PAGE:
I liked what they call the jet effect of the two rotors. As you may have guessed, this drops the rear boggie wheels of each rotor, like a jet plane landing, to minimise damage to rotor tines and prevent extra dirt from being thrown into the rows should the front drop first. One of the improvements with the TRC-PRO model of rakes is its heavier drives, so it should handle the not-so-smooth paddocks that are sometimes offered up for mowing and baling. That being said, there were a couple of spots in one paddock when we were testing that need the rotor spike or something to level them out, which the rake did not like; having to row around the lumps and hollows and still having to lift the rotors to stop the slip clutches going off, which I thought was understandable.


In terms of the job done, nice rows for the baler, paddocks clean of cut grass it was hard to fault the Massey Ferguson rake. In relation to useability, it also scored highly in my opinion: it’s easy to get underway with basic set-up and operation. These rakes would be well suited to a contractor or large-scale farmer to row up in front of small to large square and round balers.

Plenty of lift to clear rows on headland

With the price of steel having gone up significantly in the last while, it’s priced somewhere between $40,000 and $50,000, so it takes a fair amount of bales to make to get a return on your investment, but the same applies to most quality ag machinery. However, as all farmers and contractors will no doubt agree, having good-quality gear that’s reliable and performs well is a worthwhile investment that enables getting the job done in tight time frames around unpredictable weather.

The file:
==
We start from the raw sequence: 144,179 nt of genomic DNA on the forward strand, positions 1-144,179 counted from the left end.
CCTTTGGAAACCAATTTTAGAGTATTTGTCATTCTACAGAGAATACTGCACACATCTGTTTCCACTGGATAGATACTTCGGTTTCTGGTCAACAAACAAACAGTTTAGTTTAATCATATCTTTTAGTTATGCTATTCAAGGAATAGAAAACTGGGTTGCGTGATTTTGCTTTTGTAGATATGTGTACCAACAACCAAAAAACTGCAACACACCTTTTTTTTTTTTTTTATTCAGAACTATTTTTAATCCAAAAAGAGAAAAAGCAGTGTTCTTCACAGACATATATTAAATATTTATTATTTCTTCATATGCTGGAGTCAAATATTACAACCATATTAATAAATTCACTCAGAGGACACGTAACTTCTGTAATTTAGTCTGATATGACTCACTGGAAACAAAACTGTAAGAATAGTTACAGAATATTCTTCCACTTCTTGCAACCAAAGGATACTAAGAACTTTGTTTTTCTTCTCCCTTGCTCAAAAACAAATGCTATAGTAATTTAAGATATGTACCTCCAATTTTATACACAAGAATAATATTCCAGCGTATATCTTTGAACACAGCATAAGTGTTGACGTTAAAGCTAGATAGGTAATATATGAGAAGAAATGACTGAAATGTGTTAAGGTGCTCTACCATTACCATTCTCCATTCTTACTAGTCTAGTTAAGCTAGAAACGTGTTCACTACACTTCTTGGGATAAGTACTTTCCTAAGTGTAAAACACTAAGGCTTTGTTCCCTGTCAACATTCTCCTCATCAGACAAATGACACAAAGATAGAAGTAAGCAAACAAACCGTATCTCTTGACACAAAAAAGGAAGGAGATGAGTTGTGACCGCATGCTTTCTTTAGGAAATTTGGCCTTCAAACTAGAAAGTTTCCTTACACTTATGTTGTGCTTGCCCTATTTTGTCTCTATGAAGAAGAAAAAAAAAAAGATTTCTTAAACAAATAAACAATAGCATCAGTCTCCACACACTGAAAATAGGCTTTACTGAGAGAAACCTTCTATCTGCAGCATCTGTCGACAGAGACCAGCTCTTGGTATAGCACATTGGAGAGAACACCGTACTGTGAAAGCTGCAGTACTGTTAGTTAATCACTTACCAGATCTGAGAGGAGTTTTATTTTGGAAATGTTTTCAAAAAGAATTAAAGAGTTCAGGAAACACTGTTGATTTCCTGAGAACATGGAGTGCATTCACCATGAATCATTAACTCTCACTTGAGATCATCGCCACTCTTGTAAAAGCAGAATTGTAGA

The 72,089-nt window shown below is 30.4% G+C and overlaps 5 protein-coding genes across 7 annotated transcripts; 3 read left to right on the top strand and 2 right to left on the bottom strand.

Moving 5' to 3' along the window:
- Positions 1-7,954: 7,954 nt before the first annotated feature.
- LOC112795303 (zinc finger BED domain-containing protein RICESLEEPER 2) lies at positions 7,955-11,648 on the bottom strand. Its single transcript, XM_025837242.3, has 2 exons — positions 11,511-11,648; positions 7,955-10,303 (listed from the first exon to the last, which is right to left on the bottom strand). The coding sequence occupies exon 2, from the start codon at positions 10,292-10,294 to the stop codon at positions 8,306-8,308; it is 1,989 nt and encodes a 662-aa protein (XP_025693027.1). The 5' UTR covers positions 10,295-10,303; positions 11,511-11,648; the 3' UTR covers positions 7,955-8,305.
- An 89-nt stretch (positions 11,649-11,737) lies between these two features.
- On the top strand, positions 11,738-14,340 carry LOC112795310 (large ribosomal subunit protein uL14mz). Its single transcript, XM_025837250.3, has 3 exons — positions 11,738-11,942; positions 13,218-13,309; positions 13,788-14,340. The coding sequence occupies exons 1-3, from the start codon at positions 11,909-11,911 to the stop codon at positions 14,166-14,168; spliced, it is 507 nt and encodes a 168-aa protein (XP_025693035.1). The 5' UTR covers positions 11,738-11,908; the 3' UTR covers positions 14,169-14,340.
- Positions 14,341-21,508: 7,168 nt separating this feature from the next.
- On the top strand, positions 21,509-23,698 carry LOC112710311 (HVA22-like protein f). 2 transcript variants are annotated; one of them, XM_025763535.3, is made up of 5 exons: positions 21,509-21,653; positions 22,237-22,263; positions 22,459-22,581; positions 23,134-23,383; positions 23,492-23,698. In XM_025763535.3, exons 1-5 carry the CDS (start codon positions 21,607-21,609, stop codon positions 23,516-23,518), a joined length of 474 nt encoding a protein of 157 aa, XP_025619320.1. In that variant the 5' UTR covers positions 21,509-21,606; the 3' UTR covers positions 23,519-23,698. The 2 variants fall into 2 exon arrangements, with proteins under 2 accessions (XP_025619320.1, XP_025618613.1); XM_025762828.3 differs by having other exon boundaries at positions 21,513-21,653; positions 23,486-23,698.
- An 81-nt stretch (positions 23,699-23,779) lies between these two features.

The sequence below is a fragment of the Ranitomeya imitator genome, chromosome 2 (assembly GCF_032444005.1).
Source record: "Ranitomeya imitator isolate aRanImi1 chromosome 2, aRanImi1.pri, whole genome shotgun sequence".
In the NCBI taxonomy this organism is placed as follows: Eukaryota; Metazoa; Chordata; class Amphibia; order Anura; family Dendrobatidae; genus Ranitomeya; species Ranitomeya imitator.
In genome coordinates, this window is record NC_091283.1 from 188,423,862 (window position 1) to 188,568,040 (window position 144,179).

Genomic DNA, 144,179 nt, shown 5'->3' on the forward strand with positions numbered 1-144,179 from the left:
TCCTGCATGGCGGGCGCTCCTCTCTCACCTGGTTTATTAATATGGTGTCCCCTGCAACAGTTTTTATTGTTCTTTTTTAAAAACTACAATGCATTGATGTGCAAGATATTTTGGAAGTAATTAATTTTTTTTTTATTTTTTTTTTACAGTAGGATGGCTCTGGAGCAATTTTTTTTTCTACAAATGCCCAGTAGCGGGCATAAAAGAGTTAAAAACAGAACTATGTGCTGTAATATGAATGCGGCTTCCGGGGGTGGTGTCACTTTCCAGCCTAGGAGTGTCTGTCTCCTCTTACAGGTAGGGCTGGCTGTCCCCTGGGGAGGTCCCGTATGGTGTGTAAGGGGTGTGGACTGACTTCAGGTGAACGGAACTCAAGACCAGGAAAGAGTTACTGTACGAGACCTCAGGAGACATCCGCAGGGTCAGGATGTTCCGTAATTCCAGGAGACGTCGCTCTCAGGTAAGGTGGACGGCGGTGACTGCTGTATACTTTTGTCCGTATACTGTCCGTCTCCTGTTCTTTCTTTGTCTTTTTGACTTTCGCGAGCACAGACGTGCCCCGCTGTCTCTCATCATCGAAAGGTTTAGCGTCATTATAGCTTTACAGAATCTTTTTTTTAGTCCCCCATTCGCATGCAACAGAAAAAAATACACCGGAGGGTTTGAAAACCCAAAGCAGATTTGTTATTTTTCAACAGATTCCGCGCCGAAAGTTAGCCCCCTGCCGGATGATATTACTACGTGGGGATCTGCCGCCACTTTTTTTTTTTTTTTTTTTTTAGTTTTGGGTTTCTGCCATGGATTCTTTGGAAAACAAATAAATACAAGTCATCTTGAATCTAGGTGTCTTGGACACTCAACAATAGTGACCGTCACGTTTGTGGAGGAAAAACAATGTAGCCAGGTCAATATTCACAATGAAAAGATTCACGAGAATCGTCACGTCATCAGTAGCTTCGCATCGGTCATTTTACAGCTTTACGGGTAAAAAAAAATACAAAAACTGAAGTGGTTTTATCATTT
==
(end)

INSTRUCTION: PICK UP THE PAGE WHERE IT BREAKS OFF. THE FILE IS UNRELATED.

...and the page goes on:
Massey Ferguson RK 802 TRC Pro specifiactions

Working width

Swath width 1.2-2m

Hydraulic requirements

2 sets of rear remotes


2-point linkage with safety chains

Rotors 2
Arms/rotor 12
Tines/arm 4
PTO speed

420–480rpm 540 max 


  • Ease of operation
  • Quality of finished job, tidy, even rows
  • Tangentially arranged tine arms for higher working speed


  • No individual rotor lift control

Find new and used farm machinery for sale in NZ 

Photography: Mark Fouhy